The last time my presence was noted at the Melbourne Zoo was in pre-digital days when a roll of film couldn't be squandered with snap-happiness. Thankfully, those days are gone, so it was high time I, your scribbler, revisited, in the knowledge I could point and hope at every beastie in sight. And yes, meerkats in the flesh are indeed super cute. The butterfly house again beguiled me as much as I remembered, with the azures and emeralds of countless bejewelled wings a-flapping. The snow leopard, frisky seals and lugubrious real 'rangas' were brill as well. What really stole my heart, though, was a native from closer to home. For a few precious minutes I was alone in the Sidney Meyer Platypus House with its seemingly sole resident, and he/she was in a playful mood. I felt with this little fellow I was safe in placing my head up against the glass of his aquarium, and so every-time he surfaced we had eye linkage – his/hers, of course, being shut in dive mode. I cast my mind back to the previous weekend when I was doing something the same on a quiet creek’s edge, south of Hobs, at Geeveston. It felt so similar. It seemed I would have been happy eye-balling this captive specimen for hours, but all too soon a chiacking group of young men entered, breaking the spell. No 'eyes of the tiger' at this zoo, but the window to the soul of a monotreme had as much magic.
Sex with strangers – that's the disconcerting experience I had, at the venerable Kino, on going to see 'Elles'. The little, 'intimate', theatrette was crowded, so the naked 'in your face' bodies on the screen of this over-heated movie left little room for delicacy. I ended up finding myself as interested in the male patron next to me as I was in the rather turgid goings on presented by director Szumowska. This guy was definitely out of his comfort zone – he didn't know where to put himself as he squirmed through proceedings. On his other side was his very beautiful, elegant 'date', and I suspect they did not know each other all that well. Perhaps he had been misled by the promise, put out by the promoters of this distinctly confronting movie, that it was 'racy and sexy', and that, 'Elles simmers'. Whoever dreamt up that piece of patently false advertising was at a different movie to me, and the poor fellow to my right would have been better advised to have taken his belle to the PG rom-com next door. This French affair would definitely not get anyone 'in the mood'. At the first hint of closing credits he was out like a shot, his bemused companion trailing in his wake. Still, as always, Binoche acted 'her pants off'. Excuse the poor taste pun, but even in this dross she is a revelation.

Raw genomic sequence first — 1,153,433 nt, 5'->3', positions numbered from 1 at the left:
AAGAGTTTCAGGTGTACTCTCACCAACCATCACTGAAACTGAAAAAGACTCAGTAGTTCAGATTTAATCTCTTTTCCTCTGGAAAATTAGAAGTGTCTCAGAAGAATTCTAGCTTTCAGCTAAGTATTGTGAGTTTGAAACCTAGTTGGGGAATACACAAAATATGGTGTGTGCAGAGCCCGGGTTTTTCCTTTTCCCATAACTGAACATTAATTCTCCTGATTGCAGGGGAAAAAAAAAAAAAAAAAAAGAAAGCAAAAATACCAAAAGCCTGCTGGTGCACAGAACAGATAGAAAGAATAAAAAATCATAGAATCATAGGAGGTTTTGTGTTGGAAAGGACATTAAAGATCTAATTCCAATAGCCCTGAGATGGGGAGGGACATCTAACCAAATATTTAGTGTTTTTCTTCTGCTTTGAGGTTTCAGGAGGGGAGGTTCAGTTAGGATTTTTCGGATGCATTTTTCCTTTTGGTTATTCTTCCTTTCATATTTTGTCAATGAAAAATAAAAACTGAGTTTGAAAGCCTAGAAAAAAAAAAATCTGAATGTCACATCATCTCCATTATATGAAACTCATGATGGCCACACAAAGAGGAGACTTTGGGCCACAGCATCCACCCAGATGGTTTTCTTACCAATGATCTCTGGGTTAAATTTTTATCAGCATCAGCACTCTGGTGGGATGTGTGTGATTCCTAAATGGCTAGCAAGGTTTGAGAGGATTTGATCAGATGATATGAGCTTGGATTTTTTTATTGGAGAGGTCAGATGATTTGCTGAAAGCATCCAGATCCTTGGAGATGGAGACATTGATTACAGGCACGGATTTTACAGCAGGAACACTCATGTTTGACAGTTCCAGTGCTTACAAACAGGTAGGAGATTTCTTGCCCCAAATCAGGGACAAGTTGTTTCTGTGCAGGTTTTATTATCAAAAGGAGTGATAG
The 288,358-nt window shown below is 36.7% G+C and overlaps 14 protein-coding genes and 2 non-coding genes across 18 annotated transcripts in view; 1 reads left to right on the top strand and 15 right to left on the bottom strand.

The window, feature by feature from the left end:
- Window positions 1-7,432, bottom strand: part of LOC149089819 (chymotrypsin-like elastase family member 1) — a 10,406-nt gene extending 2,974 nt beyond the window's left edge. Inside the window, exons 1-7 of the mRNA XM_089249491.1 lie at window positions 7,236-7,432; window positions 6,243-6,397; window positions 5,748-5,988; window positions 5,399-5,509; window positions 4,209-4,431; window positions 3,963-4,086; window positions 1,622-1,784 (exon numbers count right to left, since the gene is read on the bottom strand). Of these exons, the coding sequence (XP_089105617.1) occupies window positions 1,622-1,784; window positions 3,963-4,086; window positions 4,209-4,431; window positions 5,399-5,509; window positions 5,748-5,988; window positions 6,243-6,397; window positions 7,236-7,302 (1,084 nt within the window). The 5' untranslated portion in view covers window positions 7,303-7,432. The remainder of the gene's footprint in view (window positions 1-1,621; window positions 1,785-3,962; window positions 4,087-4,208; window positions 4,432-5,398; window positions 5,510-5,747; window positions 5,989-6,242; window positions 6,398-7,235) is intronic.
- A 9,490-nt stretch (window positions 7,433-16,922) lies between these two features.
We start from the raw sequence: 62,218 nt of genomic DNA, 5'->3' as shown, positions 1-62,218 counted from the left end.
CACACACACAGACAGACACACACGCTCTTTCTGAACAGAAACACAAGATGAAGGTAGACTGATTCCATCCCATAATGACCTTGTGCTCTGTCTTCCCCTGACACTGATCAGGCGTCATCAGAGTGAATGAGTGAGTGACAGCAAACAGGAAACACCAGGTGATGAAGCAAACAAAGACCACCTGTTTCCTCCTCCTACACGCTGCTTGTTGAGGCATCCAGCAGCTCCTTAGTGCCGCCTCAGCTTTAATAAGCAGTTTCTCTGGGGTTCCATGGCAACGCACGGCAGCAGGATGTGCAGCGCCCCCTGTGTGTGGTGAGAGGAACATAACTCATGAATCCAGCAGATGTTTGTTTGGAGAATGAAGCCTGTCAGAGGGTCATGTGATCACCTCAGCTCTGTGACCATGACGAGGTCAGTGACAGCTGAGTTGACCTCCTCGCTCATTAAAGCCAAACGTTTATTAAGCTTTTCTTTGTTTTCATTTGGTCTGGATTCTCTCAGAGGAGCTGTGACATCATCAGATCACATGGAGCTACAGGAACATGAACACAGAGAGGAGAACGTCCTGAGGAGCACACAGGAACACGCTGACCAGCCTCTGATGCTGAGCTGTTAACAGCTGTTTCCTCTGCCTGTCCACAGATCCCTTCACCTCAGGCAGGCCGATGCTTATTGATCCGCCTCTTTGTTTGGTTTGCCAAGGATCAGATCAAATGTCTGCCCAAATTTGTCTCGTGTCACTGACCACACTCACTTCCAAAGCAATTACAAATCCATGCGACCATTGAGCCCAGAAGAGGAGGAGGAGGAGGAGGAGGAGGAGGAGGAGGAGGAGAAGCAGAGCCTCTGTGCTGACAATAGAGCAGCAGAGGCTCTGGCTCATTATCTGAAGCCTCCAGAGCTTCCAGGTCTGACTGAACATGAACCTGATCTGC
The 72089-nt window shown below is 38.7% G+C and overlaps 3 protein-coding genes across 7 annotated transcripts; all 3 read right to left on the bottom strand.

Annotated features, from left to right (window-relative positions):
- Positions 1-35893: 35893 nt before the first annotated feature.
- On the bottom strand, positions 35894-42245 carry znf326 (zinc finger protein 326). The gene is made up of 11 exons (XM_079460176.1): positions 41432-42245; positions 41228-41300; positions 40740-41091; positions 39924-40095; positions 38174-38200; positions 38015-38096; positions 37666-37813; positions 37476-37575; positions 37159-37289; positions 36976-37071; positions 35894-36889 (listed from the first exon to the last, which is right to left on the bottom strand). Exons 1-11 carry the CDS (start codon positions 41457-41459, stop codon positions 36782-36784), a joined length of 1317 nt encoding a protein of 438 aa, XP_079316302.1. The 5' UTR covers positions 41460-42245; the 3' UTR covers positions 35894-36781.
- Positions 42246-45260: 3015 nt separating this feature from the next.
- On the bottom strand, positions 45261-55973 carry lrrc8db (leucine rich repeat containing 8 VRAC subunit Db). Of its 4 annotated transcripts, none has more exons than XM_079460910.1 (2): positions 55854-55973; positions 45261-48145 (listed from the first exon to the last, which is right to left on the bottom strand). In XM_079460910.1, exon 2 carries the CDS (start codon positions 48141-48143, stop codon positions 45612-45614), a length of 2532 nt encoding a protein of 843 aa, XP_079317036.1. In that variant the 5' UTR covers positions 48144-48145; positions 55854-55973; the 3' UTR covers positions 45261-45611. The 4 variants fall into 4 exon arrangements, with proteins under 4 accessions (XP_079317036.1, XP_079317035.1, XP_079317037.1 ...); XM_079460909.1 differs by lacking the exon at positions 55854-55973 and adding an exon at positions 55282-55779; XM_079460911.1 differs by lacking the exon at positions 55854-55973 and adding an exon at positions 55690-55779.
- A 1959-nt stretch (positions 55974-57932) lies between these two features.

As for celeb spotting – Bob Brown and his partner strolling down Collins, and Brian Nankervis et famille at the NGV.
The morning newspaper lauded that over one hundred thousand were in attendance; that evening's tele news reported three times that amount – and it seemed like a million to me. It was by far the biggest crowd I had been part of, and clearly, judging by the chaos, it was unexpected. What they, and I, were there for could only be described as beyond awesome. And I think it is going to happen again in twelve months time so, in the words of the great hatted one, 'Do yourself a favour' and try and make it to the next one. The word will spread how marvellous this one was, so book early. It was my first go at night time photography, but on the computer screen, at least, my images give hint at what came to pass. The atmosphere around Fed Square/Flinders Street, for the amazing laser light projections, was electric, with the throng ready to party every hour till dawn. I wasn't, I couldn't – but it's called 'White Night', and it is fantastic!
The other good stuff – well finding out the tram trip to South Melbourne Beach takes half the time as the one down to St Kilda to catch a breeze off the briny. There were the delightful shop assistants in Coventry Street who had all the time in the world for a chat. There was the animated driver on Tram No 1 who did his best to give his passengers a cheery start to the day. Here now, a couple of days later, I am still exhausted – but I can't wait to get back!
Melbourne's White Night = http://www.smh.com.au/entertainment/art-and-design/melbourne-captured-by-the-charm-of-white-night-20130223-2ey3q.html